Green Diatom Genes

Diatoms are the dominant component of marine phytoplankton and account for 20% of global carbon fixation. Together with other chromalveolates (e.g., dinoflagellates and coccolithophorids), they represent many thousands of eukaryotic taxa in the world's oceans. In a Report in the 26 Jun 2009 Science, Moustafa et al.  presented surprising new insights into the evolution of these organisms, made possible by comparative genome analyses. Diatoms are known to have acquired their photosynthetic organelles, or plastids, from red algae via a process known as secondary endosymbiosis. One would therefore expect diatom genomes to contain many nuclear genes with a red algal origin. But the new study reveals that diatom genomes are more green than red. The team compared the thousands of genes in two completely sequenced diatom genomes to hundreds of other sequenced genomes and found that although a number of diatom genes appear to derive from red algae, more of them -- more than 1000 genes, constituting ~16% of the genome -- have a green algal origin. The researchers suggest that ancient diatoms once possessed a green algal endosymbiont that donated green genes to the nucleus and that this green plastid was later replaced by an endosymbiotic event that gave rise to the contemporary red plastid. An accompanying Perspective by T. Dagan and W. Martin highlighted the work noting that, like much other recent genomic data, the new findings "do not fit comfortably into current theories of algal evolution."

Human Social Evolution

The origins of modern human behavior are marked by increased symbolic and technological complexity in the archaeological record, including evidence of sophisticated tools, musical instruments, and art. Two studies in the 5 Jun 2009 Science examined the roles of human interactions and population dynamics in shaping how human social behavior evolved. Bowles constructed a model of the impact of competition between groups of humans and incorporated ethnographic and archaeological evidence of adult mortality due to warfare in prehistoric and hunter-gather populations. His analysis suggests that intergroup warfare was sufficiently prevalent that altruistic behaviors could have evolved because they improved a group's chances to win lethal conflicts. Turning to the evolution of technological and cultural complexity, Powell et al.  presented a population model that shows that the development of modern behaviors may rely on the attainment of critical population densities and migratory patterns required for stable cultural transmission. The model is consistent with genetically based estimates of population dynamics in Africa and Europe and suggests that the appearance of modern behavior may not solely reflect increased cognitive capacity. R. Mace discussed the findings in a related Perspective and podcast interview.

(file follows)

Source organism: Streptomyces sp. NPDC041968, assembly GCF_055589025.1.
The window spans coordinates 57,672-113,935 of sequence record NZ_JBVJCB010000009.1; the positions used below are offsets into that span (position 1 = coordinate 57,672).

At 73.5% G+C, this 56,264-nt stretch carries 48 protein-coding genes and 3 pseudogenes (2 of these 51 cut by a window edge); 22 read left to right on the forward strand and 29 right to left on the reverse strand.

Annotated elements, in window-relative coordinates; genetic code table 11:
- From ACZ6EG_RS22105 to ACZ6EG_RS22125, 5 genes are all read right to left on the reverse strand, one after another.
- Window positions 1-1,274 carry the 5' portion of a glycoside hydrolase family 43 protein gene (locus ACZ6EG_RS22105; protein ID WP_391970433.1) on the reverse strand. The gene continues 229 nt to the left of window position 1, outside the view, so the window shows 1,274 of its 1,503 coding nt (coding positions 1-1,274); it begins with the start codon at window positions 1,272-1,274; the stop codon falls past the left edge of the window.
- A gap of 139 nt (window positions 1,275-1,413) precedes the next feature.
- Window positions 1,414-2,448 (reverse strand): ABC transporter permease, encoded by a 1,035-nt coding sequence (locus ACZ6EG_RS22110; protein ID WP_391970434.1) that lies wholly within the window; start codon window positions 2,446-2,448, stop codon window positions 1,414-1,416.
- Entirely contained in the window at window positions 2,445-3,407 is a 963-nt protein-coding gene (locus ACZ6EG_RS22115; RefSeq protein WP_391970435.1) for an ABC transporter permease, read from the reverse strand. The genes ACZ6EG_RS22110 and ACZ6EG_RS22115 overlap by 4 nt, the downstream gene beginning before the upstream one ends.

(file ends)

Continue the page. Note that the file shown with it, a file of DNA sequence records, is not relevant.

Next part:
From X-ray Binary to Pulsar

Millisecond pulsars are rapidly spinning neutron stars whose lighthouse-like beams of radio waves sweep Earth, producing highly regular pulses with periods shorter than 10 ms. These extreme objects are thought to be formed in low-mass x-ray binary systems -- which consist of a neutron star and a solar-like companion star -- through a long-lasting mass transfer process whereby accreting matter from the companion falls onto the neutron star, reducing its magnetic field while increasing its spin rate until a point at which it begins emitting radio waves. Although researchers have previously identified several rapidly spinning neutron stars in low-mass x-ray binaries, no radio pulsations from these systems have been detected -- until now. In a paper in the 12 Jun 2009 Science (published online 21 May), Archibald et al. reported the detection of a neutron star in a low-mass x-ray binary that is in the process of turning into a radio millisecond pulsar (listen to the related podcast interview with lead author Anne Archibald). Optical observations indicate that the system, which consists of a solar-like star and a 1.69-millisecond radio pulsar, has gone through an accretion phase in the last 10 years, but that no accretion disk exists today, thus confirming the evolutionary connection between millisecond radio pulsars and low-mass x-ray binaries. An accompanying Perspective by M. Kramer highlighted the Report.

Aerosols and Climate

Some aerosols, such as sulfates, have a cooling effect on climate because they reflect solar radiation, while other aerosols, such as black carbon, have a warming effect because they absorb radiation. The preponderance of reflective aerosols in the atmosphere has caused a net cooling effect on climate, offsetting the warming caused by carbon dioxide by almost a third according to an estimate by the Intergovernmental Panel on Climate Change (IPCC). However, the amount of cooling is highly uncertain because estimates based on global aerosol models and observation-based estimates differ widely. In a Report published online in ScienceExpress on 18 Jun, G. Myhre used a combination of observational data and modeling to reconcile the two approaches. The study finds that cooling from the direct effect of aerosols is about 40% less than the IPCC estimate (0.3 Watts per square meter rather than 0.5 Watts per square meter). The reason for the discrepancy is that the relative increase in heat-absorbing black carbon aerosols has been much larger than the overall increase in the abundance of aerosols caused by human activities. Dr. Myhre discussed his work in a related podcast interview.